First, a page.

Ernest (Methuen) Mancoba was born in South Africa on 29th August 1904 to Miner Father. He was an avant-garde artist who spent the majority of his life in Europe. Ernest (Methuen) Mancoba is considered to be South Africa’s first professional Black modern artist. He died on 25th October 2002 aged 98 years old.
Ernest (Methuen) Mancob’s interest in art began in 1925 at Grace Dieu secondary school near Pietersburg where he had enrolled a year earlier. In 1929, he tried his hand at freestanding sculpture, and produced a commissioned work called African Madonna using a model in a contrapposto stance. The African Madonna is probably the first modern sculpture produced by a Black South African, and is now on permanent display at the Johannesburg Art Gallery. Ernest (Methuen) Mancob left South Africa for Europe in 1938 when he received a scholarship to continue his studies in Paris, where he enrolled at the École Nationale Supérieure Des Arts Décoratifs.
In 1947, Mancoba living in Copenhagen met Asger Jorn, Constant Nievwenhuys and Corneille Guillaume Beverloo who were a part of the new Art Movement sweeping Europe called – Cobra Movement. Although Mancoba was an active participant with Cobra members and in later artistic movements, his role received little attention in art historical scholarship. Leading artist and scholar Rasheed Araeen to argue in 2004 that the erasure of Mancoba was the result of racism and ethnocentrism.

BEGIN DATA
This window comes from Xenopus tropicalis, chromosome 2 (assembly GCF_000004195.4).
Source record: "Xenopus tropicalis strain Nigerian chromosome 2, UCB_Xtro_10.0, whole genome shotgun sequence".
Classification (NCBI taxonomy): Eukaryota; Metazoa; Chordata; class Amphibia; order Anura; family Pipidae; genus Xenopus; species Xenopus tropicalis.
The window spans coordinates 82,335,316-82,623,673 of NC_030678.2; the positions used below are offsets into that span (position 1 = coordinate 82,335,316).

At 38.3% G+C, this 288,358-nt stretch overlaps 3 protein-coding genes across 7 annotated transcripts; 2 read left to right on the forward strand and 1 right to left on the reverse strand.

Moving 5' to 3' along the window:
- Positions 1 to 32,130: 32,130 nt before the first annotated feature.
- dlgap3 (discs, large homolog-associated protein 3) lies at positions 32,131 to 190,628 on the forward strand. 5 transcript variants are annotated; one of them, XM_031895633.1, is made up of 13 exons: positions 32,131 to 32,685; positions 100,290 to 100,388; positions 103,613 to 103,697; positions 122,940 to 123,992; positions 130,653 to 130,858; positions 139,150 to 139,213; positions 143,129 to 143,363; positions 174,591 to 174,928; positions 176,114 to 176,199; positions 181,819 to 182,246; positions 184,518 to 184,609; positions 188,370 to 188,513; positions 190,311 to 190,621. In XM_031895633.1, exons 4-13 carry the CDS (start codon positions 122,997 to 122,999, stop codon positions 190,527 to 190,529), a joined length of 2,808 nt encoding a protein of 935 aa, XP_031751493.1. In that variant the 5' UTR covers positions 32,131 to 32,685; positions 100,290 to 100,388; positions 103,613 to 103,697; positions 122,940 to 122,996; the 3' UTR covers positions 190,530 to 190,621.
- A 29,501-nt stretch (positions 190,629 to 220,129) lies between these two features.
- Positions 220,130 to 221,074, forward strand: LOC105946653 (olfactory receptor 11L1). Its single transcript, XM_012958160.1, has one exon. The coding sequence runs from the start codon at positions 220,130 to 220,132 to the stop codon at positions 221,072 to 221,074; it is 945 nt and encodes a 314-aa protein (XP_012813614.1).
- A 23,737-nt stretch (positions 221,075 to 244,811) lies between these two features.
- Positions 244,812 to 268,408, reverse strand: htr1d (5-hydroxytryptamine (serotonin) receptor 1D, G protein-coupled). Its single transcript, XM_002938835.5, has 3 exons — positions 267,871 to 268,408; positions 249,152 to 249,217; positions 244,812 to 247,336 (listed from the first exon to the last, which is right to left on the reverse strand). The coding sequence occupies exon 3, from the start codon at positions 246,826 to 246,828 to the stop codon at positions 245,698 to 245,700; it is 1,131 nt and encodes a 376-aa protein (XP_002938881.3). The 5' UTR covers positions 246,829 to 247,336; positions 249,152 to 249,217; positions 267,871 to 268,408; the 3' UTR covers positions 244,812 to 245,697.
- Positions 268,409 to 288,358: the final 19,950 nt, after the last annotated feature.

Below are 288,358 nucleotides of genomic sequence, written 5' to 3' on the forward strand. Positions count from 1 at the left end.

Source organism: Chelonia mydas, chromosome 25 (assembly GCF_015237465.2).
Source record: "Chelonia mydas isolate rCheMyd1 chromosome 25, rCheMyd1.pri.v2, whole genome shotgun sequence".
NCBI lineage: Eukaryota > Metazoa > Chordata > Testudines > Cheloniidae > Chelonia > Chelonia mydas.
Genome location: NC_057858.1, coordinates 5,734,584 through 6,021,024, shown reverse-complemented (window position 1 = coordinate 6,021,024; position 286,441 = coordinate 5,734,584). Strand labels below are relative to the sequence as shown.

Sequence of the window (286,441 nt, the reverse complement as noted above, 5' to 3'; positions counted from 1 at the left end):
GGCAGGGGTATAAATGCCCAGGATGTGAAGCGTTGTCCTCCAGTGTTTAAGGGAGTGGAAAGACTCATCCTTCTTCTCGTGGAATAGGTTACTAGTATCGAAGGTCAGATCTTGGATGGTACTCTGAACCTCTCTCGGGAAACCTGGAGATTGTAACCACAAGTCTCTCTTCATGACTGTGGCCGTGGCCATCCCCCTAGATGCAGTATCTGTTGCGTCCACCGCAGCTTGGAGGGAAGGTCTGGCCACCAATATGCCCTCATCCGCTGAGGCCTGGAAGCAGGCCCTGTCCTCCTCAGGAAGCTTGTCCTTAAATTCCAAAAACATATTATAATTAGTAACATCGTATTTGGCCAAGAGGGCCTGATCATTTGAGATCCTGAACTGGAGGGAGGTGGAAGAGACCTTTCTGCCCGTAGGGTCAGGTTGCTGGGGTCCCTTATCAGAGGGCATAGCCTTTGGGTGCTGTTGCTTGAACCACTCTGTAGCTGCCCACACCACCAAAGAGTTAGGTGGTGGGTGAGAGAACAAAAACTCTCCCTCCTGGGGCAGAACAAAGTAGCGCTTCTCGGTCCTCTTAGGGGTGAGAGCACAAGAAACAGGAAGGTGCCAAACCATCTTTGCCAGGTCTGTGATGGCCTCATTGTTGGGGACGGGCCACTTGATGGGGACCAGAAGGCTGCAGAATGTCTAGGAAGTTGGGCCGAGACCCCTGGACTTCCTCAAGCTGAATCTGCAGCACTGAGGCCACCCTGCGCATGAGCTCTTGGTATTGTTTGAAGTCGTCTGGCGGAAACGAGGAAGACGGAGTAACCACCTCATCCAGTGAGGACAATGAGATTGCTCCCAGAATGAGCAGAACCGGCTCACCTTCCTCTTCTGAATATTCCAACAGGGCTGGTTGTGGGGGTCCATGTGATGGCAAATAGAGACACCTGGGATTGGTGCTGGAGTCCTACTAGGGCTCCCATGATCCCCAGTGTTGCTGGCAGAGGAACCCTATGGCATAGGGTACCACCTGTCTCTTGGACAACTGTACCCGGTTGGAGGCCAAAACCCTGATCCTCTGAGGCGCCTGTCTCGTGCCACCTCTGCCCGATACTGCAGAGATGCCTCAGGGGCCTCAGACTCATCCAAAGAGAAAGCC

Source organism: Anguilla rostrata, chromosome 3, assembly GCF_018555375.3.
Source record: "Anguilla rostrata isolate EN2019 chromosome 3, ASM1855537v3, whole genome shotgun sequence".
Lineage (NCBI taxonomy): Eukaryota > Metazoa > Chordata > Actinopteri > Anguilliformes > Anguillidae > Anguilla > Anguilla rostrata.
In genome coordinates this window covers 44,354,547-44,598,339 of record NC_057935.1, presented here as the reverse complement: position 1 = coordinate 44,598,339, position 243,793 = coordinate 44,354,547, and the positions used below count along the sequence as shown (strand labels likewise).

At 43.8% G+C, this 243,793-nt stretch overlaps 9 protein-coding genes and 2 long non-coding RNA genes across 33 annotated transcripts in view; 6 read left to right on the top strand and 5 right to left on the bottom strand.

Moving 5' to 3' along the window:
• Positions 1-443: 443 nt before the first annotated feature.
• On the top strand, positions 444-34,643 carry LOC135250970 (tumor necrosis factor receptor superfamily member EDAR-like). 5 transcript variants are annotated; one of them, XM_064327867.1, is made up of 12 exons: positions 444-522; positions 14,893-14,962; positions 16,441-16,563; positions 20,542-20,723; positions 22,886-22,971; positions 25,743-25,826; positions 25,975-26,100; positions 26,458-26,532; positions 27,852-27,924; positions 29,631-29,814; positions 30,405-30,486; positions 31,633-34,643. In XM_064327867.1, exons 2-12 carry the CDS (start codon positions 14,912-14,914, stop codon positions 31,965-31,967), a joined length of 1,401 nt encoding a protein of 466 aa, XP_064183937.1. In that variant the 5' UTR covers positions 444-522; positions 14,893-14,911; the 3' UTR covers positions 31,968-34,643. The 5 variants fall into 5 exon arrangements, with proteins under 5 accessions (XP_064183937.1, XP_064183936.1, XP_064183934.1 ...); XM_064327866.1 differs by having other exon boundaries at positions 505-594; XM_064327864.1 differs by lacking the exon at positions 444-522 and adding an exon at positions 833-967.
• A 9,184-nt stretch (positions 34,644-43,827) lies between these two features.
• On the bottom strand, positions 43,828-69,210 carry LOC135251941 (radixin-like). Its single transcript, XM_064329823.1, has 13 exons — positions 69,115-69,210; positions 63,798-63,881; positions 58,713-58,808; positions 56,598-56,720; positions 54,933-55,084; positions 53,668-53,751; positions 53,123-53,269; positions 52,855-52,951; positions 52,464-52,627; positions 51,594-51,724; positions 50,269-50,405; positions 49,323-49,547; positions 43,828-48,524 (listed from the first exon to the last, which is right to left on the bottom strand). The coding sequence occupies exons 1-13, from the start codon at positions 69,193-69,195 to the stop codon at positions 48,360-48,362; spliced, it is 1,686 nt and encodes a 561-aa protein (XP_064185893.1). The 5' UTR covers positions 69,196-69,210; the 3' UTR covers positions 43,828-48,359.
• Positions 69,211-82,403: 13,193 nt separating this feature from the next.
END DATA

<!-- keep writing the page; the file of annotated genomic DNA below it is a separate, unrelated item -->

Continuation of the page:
In the 1950s, Mancoba returned to Paris, where he became a French citizen. In 1957, Mancoba painted “Untitled 1957”. An oil on canvas painting bearing bold colors and energetic gestures of demanding lines. He sought transparency in his painting process while depicting a freedom of expression through abstraction. Ernest Mancoba’s style is composed of line movement often encompassing a central figure-like form that dissolves into the surrounding abstract atmosphere of colorful oils, charcoal, ink or pastel marks. In the late 1980s and until his passing, Mancoba shifted his format to landscape and strayed from one central figure to many calligraphic strokes with various mediums.
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